When I was a kid, it was a thrill anytime my parents let me stay up on Friday nights to watch Dallas. This was back in the days before VCRs, DVDs, and being able to DV-R anything. If you wanted to watch Dallas, you had to be parked in front of your TV when it started. And that’s exactly what millions of Americans did.
The theme began to play and we saw the sweeping aerial view of Southfork Ranch. It was awesome. So, that’s what Texas oil money life is like, I thought to myself. It seemed so grand. So unattainable for a young girl like me in the suburbs of Ohio.
With that childhood memory in mind, I couldn’t resist seeing Southfork Ranch while I was in Dallas. Actually, I was surprised to learn that it really existed. I think I’d always figured that the ranch was just a fabricated movie set in Hollywood, but no. The ranch used for the show really exists.
Back in 1978 when the show began, the ranch was owned by the Duncan family who agreed to let Lorimar use the exterior of the house. All of the family meals out on the porch with Miss Ellie, and the shots of the pool and the exterior of the house were filmed on location at the Duncan’s ranch in Parker County, Texas, just outside Dallas. I recognized the porch and the pool, but was surprised to see how small they looked in real-life. In fact, the whole house looked small now that we’ve gotten used to the McMansions built up in every sprawling suburb in America. This was not the overwhelmingly magnificent ranch I’d envsioned as a girl.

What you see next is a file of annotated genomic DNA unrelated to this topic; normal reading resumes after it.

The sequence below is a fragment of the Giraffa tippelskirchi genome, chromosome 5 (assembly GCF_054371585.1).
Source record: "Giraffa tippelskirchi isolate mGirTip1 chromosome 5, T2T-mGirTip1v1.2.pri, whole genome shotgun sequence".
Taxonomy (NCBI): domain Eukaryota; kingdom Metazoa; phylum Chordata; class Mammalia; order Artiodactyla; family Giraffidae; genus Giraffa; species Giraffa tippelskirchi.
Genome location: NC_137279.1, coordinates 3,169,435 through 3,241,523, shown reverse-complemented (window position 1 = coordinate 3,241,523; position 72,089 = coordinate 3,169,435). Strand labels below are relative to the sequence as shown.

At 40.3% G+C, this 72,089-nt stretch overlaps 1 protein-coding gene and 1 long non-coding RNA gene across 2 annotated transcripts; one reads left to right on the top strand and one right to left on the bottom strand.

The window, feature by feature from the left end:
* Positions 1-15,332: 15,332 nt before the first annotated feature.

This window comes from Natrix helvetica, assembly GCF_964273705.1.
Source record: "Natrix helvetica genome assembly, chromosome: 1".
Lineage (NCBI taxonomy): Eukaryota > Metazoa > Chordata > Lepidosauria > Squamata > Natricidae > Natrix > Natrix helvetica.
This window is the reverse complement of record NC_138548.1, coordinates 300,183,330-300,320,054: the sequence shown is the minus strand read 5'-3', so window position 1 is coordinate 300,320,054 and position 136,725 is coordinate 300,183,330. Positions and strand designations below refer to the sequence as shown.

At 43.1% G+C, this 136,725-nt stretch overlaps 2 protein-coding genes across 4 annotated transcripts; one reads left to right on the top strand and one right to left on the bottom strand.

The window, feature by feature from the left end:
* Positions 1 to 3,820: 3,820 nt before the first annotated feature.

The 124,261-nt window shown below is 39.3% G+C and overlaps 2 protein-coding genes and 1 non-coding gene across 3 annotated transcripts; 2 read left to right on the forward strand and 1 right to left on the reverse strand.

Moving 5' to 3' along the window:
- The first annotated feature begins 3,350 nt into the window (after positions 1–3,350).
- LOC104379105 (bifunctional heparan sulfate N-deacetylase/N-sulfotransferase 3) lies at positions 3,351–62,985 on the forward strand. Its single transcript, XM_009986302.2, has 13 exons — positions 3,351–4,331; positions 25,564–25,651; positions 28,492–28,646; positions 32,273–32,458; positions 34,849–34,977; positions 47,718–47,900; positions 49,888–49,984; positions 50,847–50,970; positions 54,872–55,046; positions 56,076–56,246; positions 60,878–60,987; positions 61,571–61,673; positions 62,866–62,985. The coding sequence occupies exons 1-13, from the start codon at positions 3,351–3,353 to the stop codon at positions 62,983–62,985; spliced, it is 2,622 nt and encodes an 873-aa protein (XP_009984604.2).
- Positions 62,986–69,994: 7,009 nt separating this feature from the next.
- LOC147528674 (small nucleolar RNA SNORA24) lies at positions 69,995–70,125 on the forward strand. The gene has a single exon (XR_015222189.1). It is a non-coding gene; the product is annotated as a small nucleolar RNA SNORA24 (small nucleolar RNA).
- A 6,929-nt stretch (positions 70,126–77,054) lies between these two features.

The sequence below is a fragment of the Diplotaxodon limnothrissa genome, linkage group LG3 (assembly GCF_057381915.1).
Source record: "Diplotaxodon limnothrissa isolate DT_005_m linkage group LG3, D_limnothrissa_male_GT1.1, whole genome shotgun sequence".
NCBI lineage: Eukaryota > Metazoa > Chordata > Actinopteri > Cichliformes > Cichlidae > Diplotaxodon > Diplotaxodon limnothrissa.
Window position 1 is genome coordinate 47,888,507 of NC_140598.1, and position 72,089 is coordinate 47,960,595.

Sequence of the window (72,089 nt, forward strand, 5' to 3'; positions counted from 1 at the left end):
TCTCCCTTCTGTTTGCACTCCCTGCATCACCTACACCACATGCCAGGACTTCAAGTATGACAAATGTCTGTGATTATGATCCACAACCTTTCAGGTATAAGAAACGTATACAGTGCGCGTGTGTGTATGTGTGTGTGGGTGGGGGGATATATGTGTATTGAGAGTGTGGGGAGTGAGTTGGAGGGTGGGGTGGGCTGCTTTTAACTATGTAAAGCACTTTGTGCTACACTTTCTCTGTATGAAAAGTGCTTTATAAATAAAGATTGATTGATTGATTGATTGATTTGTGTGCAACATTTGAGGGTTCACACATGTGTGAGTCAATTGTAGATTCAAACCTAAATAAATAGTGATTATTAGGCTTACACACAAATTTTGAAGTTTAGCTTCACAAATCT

But still. With the theme song playing in the background, our tour guide told us behind-the-scene stories of filming that occured there. She told us about some of the fans who learned about the Duncan’s site and camped out there hoping to see a Ewing.
Once the Duncans moved out, the new owners had a group of designers recreate the bedrooms so that they matched the personalities of some of the star characters of the original series.
J.R. and Sue Ellen’s room was as grandiose and austentatious as you might imagine it would be. Their gigantic four poster bed dominated the room. It was exactly what I would have expected for those two.
I enjoyed wandering around the ranch and reminiscing about not just the show, but how different things seemed to me when I was young. Those of us who remember Dallas when it was huge — when everyone talked for months about the “Who shot J.R.?” cliffhanger, and were aggravated by the whole Bobby-dream season — are now getting older. We’re seeing how much life has changed: how much technology has altered our lifestyles, and how things that seemed larger than life turn out to be so much smaller when we look back on them years later.
I didn’t expect a stroll around Southfork to make me feel so old. I thought I’d wander around there like an oil baron millionaire. Or one of their wives. Pam always seemed to have it pretty good…
Were/Are you a Dallas fan?